PDGF signalling controls age-dependent proliferation in pancreatic beta-cells
In addition to this summary, please see the accompanying commentary provided by BCBC Investigator Andrew Stewart, M.D.
Pdgfr and ligand levels were assessed in the islets and beta cells of mice at various developmental stages (6 weeks, 6 months, neonatal). Both homologs of Pdgfr (α and β) exhibited an age-dependent decrease in protein and mRNA during the progression from neonate to adulthood. A similar reduction was observed in Ezh2 and Pdgf ligand mRNA. In contrast, no age-associated decrease was observed in other known regulators of beta cell proliferation (Pdx1, Foxo1/3, Rb1, p130, E2f1). This suggests that an age-dependent decline in Ezh2 levels is likely correlated with a decline in Pdgfr.
A Pdgfra conditional knockout mouse (βPdgfrαKO) was generated to assess how premature loss of Pdgfr-α in islet beta cells would affect neonatal Ezh2 expression and subsequent beta cell proliferation (figure 1). At 2-3 weeks of age, mutant mice exhibited lower islet protein and mRNA levels of Ezh2 and higher levels of p16INK4a (cyclin dependent kinase inhibitor - higher levels are associated with decreased beta cell proliferation) mRNA compared with wild type controls. These mice demonstrated a 50% decrease in beta cell mass, a 3-fold reduction in beta cell proliferation, and a diminished glucose tolerance. The authors concluded that early loss of Pdgfra causes an Ezh2-mediated deficiency in both beta cell proliferation and glucose regulation. Beta cell regeneration in response to Pdgfr was further studied in mice with chemically induced diabetes. Following streptozotocin treatment, Pdgfra and Pdgfrb were induced in βPdgfrαKO and wild type mice. In wild type mice, induction of Pdgfr signalling led to increased beta cell Ezh2 expression, a gradual increase in beta cell proliferation/mass, and eventual restoration of glucose regulation (3-4 weeks after challenge). In contrast, βPdgfrαKO mice showed no recovery of beta cell mass and no increase in Ezh2 expression. These mice developed severe diabetes indicating that Pdgfr-α is necessary for restoration of beta cell mass in an adult model of chemically induced diabetes.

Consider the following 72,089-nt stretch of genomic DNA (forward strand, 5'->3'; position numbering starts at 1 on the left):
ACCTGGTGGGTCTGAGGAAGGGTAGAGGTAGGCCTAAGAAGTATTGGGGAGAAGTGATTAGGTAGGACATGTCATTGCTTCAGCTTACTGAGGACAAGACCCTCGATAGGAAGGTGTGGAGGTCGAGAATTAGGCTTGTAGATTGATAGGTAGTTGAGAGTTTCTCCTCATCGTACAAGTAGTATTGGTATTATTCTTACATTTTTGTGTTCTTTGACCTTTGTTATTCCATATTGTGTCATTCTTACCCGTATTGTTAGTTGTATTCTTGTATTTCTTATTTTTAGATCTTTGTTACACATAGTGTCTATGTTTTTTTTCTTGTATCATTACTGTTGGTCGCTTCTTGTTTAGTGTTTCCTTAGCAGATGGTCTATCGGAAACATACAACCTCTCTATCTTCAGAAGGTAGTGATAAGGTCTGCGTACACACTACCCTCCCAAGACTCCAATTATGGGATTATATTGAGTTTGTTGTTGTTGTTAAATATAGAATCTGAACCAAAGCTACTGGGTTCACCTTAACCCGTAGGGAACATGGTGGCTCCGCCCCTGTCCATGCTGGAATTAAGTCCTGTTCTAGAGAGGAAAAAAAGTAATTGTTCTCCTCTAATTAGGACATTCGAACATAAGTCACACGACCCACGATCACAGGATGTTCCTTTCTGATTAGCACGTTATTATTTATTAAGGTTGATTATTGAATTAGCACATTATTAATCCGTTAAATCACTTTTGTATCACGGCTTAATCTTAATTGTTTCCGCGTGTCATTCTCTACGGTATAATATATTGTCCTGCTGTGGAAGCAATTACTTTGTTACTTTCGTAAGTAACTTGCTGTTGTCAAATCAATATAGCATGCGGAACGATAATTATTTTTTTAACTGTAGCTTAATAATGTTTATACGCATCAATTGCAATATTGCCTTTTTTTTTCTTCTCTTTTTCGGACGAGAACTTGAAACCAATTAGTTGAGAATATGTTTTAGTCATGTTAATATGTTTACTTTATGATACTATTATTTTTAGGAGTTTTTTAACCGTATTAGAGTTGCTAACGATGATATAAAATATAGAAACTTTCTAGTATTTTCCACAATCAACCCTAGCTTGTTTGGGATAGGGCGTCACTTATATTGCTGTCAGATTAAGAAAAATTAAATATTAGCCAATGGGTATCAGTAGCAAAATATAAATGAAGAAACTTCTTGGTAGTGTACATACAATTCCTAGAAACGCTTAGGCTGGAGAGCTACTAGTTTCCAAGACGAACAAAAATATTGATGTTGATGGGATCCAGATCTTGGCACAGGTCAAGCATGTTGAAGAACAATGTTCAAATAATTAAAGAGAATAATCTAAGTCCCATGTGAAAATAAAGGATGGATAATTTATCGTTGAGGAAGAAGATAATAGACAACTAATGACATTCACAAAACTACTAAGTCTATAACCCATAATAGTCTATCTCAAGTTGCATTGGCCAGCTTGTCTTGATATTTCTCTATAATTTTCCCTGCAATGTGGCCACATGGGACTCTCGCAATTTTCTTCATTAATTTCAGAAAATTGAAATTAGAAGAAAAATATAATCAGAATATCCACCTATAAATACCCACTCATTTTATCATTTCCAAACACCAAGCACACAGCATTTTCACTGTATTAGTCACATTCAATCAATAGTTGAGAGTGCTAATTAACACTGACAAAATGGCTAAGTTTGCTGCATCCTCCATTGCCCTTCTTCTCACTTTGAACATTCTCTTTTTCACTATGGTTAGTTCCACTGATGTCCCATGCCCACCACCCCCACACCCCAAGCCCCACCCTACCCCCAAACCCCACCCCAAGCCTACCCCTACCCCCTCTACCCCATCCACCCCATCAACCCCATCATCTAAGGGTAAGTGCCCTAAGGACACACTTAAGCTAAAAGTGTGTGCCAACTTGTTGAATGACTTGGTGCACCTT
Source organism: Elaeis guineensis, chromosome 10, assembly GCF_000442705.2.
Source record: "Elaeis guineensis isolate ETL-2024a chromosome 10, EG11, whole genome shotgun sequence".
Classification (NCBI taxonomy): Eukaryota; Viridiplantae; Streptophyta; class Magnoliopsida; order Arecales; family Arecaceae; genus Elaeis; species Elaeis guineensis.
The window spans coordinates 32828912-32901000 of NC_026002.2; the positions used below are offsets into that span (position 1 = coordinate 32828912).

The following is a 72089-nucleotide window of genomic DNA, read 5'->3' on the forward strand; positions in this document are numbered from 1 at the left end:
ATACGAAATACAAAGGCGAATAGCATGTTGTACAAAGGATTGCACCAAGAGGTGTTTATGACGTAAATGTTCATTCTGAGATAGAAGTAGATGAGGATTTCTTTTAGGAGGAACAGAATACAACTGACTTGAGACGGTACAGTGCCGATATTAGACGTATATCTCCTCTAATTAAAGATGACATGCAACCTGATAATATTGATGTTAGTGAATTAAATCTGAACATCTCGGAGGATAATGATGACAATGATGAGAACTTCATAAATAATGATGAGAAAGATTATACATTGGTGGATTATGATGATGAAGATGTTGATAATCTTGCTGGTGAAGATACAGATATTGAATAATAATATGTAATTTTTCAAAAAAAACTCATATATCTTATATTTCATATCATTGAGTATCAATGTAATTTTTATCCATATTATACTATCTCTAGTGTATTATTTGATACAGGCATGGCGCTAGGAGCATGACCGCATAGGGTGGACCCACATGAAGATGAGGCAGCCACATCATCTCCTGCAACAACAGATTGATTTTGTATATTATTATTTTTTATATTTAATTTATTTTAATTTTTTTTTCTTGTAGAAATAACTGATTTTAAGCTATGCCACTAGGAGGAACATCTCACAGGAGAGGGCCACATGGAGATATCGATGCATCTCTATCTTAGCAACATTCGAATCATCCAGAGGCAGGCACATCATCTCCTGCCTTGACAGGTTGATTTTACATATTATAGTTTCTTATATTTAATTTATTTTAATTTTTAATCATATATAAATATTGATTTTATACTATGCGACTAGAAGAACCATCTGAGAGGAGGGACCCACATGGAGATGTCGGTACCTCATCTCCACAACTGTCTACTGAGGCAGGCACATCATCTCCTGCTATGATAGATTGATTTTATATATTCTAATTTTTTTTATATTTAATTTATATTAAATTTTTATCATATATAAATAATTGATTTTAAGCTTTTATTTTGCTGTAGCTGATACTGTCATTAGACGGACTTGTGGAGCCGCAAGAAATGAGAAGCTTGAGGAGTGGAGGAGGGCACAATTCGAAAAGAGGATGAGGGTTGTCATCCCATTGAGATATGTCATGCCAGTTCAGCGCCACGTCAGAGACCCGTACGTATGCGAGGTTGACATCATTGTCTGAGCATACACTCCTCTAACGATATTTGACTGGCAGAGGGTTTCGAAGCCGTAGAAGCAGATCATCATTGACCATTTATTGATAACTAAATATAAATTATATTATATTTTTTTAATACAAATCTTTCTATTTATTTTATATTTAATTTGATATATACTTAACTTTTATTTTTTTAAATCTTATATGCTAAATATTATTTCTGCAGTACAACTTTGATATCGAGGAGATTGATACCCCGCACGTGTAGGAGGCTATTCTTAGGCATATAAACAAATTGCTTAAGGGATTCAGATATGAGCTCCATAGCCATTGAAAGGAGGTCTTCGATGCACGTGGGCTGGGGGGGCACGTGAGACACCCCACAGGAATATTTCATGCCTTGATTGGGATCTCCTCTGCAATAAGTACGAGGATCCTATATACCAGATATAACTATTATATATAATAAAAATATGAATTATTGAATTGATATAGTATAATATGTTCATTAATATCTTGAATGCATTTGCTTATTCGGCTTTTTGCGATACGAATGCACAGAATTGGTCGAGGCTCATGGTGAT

Pdgfr signalling and beta cell proliferation were assessed in juvenile and adult mice treated with platelet-derived growth factor-AA (PDGF-AA). In juvenile islets (3 weeks) exposed to PDGF-AA an increase was observed in Ezh2 and phospho-Pdgfr-α protein. Adult islets (7-9 months) treated with PDGF-AA showed no change in Pdgfr signalling or Ezh2 levels, thereby indicating that activation of Pdgfr signalling via PDGF-AA promotes beta cell proliferation only in juvenile islets and that adult islets have lost their competence for Pdgfr signalling. To extend these studies, a mouse model was generated in which human PDGFR mRNA and PDGFR-α(D842V) were expressed constitutively in beta cell islets (βPdgfrαTg). During early development (neonatal and juvenile) there was no difference between mutant and control islets in terms of Pdgfr mRNA levels, beta cell expansion, or glucose regulation. In adult wild type mice (3 months) there was a significant decrease in beta cell Ezh2 expression while mutant mice had elevated beta cell Ezh2 expression at 8-14 months. βPdgfrαTg mice demonstrated a decrease in beta cell levels of p16INK4a and p19Arf mRNA (Ezh2 targets that restrict proliferation), had greater than 9-fold higher levels of beta cell proliferation (at 14 months), and continued to maintain normal glucose regulation. These experiments confirm that activation of Pdgfr-α can sustain in vivo beta cell expansion into and during adulthood without loss of normal metabolic control.